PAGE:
Gamergate and the Ellen Pao trial are two of the most recent examples of the IT industry's ugly side, not to mention some of the most widely publicized instances of discrimination. But IT isn't all harassment and misogyny. The same incubator environment that's spawned some horrific examples of bias also has given rise to firms that are using technology to actively increase diversity in IT.
Diverse companies are stronger companies, says Jon Bishke, CEO of Entelo; they're more innovative, productive, claim greater market share and higher profitability. Companies that actively seek out candidates from diverse gender, ethnic, racial and socioeconomic backgrounds also have lower employee turnover rates than those that are more homogeneous.
Bishke's firm, Entelo, includes a diversity module within its data-driven recruiting solution. Entelo Diversity is a Web crawler that uses a proprietary algorithm to aggregate profiles from publicly available information and make diversity a key component of the recruiting process, Bischke says.
"It uses what's already indexed to create a more in-depth profile of a candidate, and then look at certain data points that could signal whether candidates are male, female, Hispanic, a veteran, " Bischke says. For example, is the candidate a member of the NAACP? That could signal they're African-American or, if the candidate was a member of a sorority during their college years, the assumption's made that they are female.
Tools like Entelo Diversity also help connect candidates with firms they might not otherwise consider. Candidates from underrepresented groups are more likely to consider your business as a potential workplace if they know you support a culture of inclusion, Bishke says.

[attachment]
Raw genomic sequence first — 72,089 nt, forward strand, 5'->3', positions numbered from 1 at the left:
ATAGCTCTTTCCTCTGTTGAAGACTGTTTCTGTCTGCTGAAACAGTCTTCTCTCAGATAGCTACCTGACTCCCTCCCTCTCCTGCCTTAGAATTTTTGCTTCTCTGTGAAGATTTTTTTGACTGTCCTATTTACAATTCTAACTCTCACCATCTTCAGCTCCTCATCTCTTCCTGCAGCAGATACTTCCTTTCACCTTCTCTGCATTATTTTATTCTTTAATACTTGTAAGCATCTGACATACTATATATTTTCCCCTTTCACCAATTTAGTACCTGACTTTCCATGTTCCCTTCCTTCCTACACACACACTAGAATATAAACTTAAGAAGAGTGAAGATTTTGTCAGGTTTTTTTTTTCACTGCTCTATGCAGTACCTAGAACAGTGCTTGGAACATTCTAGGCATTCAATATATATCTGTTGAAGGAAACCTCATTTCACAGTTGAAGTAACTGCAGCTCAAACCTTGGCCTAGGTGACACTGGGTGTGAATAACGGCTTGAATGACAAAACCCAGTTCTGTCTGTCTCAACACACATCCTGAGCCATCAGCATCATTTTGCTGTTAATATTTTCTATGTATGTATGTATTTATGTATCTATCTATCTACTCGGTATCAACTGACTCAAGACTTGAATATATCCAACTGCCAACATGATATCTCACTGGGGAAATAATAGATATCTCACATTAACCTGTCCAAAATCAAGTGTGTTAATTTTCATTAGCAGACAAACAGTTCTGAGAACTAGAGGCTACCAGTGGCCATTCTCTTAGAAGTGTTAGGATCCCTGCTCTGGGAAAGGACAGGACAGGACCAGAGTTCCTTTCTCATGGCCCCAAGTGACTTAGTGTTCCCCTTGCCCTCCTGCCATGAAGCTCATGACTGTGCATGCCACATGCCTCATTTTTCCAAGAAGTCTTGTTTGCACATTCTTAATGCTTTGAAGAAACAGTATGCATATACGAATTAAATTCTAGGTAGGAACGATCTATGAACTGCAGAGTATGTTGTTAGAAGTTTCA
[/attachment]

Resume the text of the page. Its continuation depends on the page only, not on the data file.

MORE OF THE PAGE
"People who fall into underrepresented groups don't want to go work for a company that doesn't represent them. And if you're not focusing on diversity, you have a disadvantage when attracting the best talent; sure, maybe you can get the best white male talent, but not necessarily the best talent available, if you're overlooking these underrepresented groups," Entelo says.
"Technology has allowed access to a much wider, deeper talent pool," says Jessica Gilmartin, chief business officer for online social learning platform and recruiting solution Piazza. "Businesses can't possibly talk to every single available candidate at a job fair or a recruiting event. They can't afford to spend exorbitant amounts for travel, in-person interviews, that sort of thing. But now, they have tools that let them say, 'I'm looking for every woman who will graduate with a computer science degree this year, who's taking advanced algorithms, knows C++ and Java,' for example."
Piazza began as an online social learning platform to help professors, teaching assistants and students -- especially female computer science students -- collaborate at any time of the day or night.
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